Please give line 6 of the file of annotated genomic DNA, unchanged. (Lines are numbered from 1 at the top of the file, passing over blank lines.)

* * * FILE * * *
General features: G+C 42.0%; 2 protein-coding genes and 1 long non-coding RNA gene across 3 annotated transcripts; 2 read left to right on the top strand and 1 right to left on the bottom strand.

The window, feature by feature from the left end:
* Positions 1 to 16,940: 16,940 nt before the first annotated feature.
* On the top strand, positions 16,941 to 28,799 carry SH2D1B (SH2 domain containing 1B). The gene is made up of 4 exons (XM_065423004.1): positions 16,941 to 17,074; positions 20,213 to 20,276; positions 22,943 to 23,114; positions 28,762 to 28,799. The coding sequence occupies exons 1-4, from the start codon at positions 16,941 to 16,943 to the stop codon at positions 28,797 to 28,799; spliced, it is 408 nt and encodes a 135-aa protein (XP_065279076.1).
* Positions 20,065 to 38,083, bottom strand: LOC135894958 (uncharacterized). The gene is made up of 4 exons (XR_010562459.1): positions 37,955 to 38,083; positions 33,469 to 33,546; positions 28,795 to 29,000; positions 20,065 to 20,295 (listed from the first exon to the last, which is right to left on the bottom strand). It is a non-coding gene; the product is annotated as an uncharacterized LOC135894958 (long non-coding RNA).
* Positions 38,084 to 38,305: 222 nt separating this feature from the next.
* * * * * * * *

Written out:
* Positions 38,084 to 38,305: 222 nt separating this feature from the next.